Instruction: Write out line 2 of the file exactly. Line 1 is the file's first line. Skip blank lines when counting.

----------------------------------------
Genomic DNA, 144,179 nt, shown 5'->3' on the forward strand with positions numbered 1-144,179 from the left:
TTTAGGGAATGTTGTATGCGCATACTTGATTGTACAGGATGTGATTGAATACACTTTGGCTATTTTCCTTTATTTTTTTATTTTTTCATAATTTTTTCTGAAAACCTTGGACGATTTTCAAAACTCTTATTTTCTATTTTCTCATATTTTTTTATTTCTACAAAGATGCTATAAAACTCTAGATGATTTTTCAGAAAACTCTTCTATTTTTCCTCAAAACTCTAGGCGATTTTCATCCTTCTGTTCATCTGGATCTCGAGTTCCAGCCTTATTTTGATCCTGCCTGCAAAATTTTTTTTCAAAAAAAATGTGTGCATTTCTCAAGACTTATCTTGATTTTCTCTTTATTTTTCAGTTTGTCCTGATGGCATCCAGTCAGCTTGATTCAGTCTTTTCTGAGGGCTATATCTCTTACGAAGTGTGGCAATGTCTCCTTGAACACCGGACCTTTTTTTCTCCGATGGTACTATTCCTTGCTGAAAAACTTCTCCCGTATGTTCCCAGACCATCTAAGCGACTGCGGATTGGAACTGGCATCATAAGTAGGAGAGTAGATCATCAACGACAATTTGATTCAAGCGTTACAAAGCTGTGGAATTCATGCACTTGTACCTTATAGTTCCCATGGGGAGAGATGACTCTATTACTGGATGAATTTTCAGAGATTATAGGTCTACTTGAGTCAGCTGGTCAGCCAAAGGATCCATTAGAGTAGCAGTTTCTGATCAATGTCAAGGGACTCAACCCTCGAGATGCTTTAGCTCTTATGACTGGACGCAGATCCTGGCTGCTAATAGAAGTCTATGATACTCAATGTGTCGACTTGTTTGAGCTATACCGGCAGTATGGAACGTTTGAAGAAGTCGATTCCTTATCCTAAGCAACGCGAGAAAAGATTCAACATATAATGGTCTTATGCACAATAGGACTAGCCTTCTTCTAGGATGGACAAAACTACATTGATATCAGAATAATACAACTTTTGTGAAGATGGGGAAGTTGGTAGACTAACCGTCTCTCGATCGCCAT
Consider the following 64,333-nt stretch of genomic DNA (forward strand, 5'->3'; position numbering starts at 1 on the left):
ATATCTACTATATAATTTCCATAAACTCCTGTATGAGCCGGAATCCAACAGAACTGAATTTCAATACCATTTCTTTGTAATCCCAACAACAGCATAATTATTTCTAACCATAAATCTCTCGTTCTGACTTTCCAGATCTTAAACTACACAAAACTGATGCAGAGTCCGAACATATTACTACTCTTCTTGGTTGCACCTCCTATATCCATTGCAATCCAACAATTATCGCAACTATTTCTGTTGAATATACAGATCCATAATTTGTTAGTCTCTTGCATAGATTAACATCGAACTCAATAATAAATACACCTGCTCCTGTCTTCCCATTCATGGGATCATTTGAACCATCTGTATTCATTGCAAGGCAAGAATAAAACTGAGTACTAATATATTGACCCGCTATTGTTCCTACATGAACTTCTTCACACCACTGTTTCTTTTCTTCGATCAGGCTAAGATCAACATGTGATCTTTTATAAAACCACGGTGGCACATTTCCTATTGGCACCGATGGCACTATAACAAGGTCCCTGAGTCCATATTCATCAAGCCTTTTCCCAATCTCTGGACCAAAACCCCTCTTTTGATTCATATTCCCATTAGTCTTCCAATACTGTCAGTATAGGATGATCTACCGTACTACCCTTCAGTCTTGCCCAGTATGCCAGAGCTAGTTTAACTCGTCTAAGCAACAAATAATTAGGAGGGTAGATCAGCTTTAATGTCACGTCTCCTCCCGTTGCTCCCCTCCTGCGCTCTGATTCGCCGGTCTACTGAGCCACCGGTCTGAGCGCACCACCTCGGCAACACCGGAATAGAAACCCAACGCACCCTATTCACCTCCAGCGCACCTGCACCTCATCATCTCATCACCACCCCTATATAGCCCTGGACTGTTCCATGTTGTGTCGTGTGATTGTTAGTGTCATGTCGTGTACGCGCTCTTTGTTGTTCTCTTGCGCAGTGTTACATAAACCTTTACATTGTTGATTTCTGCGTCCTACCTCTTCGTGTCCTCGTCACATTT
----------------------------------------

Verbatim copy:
TTTAGGGAATGTTGTATGCGCATACTTGATTGTACAGGATGTGATTGAATACACTTTGGCTATTTTCCTTTATTTTTTTATTTTTTCATAATTTTTTCTGAAAACCTTGGACGATTTTCAAAACTCTTATTTTCTATTTTCTCATATTTTTTTATTTCTACAAAGATGCTATAAAACTCTAGATGATTTTTCAGAAAACTCTTCTATTTTTCCTCAAAACTCTAGGCGATTTTCATCCTTCTGTTCATCTGGATCTCGAGTTCCAGCCTTATTTTGATCCTGCCTGCAAAATTTTTTTTCAAAAAAAATGTGTGCATTTCTCAAGACTTATCTTGATTTTCTCTTTATTTTTCAGTTTGTCCTGATGGCATCCAGTCAGCTTGATTCAGTCTTTTCTGAGGGCTATATCTCTTACGAAGTGTGGCAATGTCTCCTTGAACACCGGACCTTTTTTTCTCCGATGGTACTATTCCTTGCTGAAAAACTTCTCCCGTATGTTCCCAGACCATCTAAGCGACTGCGGATTGGAACTGGCATCATAAGTAGGAGAGTAGATCATCAACGACAATTTGATTCAAGCGTTACAAAGCTGTGGAATTCATGCACTTGTACCTTATAGTTCCCATGGGGAGAGATGACTCTATTACTGGATGAATTTTCAGAGATTATAGGTCTACTTGAGTCAGCTGGTCAGCCAAAGGATCCATTAGAGTAGCAGTTTCTGATCAATGTCAAGGGACTCAACCCTCGAGATGCTTTAGCTCTTATGACTGGACGCAGATCCTGGCTGCTAATAGAAGTCTATGATACTCAATGTGTCGACTTGTTTGAGCTATACCGGCAGTATGGAACGTTTGAAGAAGTCGATTCCTTATCCTAAGCAACGCGAGAAAAGATTCAACATATAATGGTCTTATGCACAATAGGACTAGCCTTCTTCTAGGATGGACAAAACTACATTGATATCAGAATAATACAACTTTTGTGAAGATGGGGAAGTTGGTAGACTAACCGTCTCTCGATCGCCAT